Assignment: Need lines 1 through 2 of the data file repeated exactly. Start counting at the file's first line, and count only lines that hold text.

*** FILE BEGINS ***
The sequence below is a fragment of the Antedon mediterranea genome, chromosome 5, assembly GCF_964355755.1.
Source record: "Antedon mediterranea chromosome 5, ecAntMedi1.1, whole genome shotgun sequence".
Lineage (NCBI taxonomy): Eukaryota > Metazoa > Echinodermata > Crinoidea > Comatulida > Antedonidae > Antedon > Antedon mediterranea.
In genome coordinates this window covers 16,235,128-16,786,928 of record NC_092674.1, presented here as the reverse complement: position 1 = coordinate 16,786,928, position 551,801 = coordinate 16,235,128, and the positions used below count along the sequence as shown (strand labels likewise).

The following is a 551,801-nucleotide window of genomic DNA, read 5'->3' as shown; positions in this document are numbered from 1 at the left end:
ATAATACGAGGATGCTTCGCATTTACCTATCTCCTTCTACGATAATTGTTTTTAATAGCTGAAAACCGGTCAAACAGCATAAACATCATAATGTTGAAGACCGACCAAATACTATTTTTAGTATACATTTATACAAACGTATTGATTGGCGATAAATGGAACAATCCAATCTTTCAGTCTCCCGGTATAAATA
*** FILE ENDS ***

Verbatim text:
The sequence below is a fragment of the Antedon mediterranea genome, chromosome 5, assembly GCF_964355755.1.
Source record: "Antedon mediterranea chromosome 5, ecAntMedi1.1, whole genome shotgun sequence".